Wednesday 07 March 2012

Bible Book:

"There will be anguish and distress for everyone who does evil, the Jew first and also the Greek, but glory and honour and peace for everyone who does good, the Jew first and also the Greek. For God shows no partiality." (vv. 9-11

Romans 1:28 - 2:11 Wednesday 7 March 2012


The downward spiral began in our reading yesterday reaches its depth at thebeginning of today's passage. The writer, Paul, suggests that pointhad been reached where people even seemed confused about right andwrong.

The list of human wrongdoings in verses 29-31 are enough to breakall of the Jewish commandments in Exodus20 and they certainly opposed to the greatest commandmentto love God and love your neighbour, given by Jesus (Matthew22:34-40). The original readers would have recognised thesewrongs in the Roman society around them, which was morally andethically bankrupt. Theirs was a society that held entertainmentshows for the applause of the masses, based on violence,humiliation and cruelty. Paul makes clear the seriousness of thesituation that faced the readers, with death as the deserved resultof wrongdoing.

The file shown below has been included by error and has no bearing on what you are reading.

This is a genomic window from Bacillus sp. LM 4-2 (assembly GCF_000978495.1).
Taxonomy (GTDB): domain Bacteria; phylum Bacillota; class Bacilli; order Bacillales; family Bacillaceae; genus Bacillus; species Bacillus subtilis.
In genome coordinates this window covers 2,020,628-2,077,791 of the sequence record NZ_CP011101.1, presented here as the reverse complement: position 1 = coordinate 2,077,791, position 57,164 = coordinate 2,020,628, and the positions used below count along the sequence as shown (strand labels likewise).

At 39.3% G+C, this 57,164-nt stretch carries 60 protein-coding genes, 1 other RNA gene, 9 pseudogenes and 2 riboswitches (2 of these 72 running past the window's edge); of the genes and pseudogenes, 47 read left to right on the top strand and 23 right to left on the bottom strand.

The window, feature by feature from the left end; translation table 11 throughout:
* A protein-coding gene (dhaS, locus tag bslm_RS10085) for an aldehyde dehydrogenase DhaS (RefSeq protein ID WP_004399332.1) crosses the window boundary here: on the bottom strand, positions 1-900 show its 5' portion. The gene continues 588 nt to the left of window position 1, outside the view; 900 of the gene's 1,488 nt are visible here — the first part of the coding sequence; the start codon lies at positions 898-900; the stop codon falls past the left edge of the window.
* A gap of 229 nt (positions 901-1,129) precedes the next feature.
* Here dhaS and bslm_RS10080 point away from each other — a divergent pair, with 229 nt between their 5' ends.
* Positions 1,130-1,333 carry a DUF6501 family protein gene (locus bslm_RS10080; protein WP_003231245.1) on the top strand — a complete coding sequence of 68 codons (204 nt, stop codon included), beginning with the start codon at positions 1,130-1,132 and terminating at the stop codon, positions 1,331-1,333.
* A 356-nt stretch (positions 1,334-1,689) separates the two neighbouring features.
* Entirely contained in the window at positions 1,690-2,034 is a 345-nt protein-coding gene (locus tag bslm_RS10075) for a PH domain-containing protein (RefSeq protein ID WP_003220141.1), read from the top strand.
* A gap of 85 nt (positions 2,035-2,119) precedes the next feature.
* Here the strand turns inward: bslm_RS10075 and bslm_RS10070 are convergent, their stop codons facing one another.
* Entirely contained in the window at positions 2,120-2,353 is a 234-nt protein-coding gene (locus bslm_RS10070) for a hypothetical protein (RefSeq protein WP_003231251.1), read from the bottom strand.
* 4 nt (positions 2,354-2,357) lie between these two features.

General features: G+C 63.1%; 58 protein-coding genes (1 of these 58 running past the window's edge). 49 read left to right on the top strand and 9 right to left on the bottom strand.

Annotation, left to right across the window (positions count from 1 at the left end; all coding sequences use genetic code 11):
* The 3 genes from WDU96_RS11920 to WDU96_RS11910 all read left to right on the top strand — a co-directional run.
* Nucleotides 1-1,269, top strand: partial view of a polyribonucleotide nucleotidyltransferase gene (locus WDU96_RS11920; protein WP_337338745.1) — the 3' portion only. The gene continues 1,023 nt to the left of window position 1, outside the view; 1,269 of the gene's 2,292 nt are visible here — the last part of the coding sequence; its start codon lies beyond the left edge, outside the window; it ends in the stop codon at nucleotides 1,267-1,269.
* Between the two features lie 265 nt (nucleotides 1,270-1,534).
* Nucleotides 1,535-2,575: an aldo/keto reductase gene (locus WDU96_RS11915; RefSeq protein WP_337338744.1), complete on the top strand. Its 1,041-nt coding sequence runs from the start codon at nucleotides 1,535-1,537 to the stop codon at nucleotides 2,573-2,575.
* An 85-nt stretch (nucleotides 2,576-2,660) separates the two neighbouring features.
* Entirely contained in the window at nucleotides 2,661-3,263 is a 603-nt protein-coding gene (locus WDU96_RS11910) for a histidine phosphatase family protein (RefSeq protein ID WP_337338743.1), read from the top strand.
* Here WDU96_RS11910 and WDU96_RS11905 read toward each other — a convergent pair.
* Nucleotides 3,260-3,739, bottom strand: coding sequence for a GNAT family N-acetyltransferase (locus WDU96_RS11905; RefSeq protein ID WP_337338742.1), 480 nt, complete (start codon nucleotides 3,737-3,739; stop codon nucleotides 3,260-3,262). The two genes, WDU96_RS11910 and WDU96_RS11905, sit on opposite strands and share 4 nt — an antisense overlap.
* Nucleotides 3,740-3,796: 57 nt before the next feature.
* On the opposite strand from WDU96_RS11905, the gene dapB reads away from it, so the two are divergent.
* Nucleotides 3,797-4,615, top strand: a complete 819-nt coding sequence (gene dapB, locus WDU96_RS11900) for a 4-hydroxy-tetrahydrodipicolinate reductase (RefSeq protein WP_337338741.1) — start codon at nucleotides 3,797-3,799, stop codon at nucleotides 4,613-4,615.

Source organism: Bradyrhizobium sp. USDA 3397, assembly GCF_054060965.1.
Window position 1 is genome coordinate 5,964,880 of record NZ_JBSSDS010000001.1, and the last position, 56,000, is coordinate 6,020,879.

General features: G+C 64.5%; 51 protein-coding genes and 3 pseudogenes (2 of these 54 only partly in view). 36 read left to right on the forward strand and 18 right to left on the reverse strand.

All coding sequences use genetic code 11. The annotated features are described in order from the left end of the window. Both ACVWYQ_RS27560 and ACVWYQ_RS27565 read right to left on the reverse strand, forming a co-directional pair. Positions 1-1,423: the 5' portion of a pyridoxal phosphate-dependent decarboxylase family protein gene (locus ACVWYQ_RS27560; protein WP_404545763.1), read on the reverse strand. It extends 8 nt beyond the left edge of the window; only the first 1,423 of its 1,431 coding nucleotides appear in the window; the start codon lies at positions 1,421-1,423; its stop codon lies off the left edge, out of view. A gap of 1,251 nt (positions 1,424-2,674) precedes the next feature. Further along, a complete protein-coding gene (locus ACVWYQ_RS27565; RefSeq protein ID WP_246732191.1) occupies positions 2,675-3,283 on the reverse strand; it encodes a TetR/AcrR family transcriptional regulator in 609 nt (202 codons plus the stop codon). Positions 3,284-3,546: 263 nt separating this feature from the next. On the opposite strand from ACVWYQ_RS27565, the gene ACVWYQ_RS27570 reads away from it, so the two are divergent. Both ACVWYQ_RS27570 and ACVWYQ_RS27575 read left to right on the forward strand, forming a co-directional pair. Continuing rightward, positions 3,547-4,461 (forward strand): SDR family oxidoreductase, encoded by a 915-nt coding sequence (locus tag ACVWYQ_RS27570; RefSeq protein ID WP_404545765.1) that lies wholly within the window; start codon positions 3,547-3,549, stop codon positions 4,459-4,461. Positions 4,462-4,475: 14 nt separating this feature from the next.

The focus of the writing subtly changes here, perhaps aimed towardssome of his more self-assured Jewish readers. Paul gives no 'getout' clause for anyone. It is God who judges and if any human beingpasses judgement on anyone else they condemn themselves. What isneeded is repentance, ie a full turning around from wrongdoing to alife devoted back to God.

The phrase "day of wrath" (v. 5), brings to mind somethingdifferent from the wrath of God revealed in verses 18-32. Paul usesthis phrase to refer to some future date when God will judgeeverything that has happened. There is a simple equation made,doing good deeds receives a good reward, doing bad things exacts aterrible price. This principle of judgement according to deeds isthe same for everyone whatever their religious or culturalbackground. Paul is setting out for the reader the reality of thehuman condition and its seriousness. As no one can live up to thismoral and ethical standard of God, it leaves Paul and the readerswith a question to answer: How can anyone pass God'sstandard?

To Ponder

When have you or your culture applauded otherpeople's wrongdoing or the humiliation of others, perhaps in thename of entertainment?

How can you respond to Paul's challenge ofrepentance, especially when times are good?

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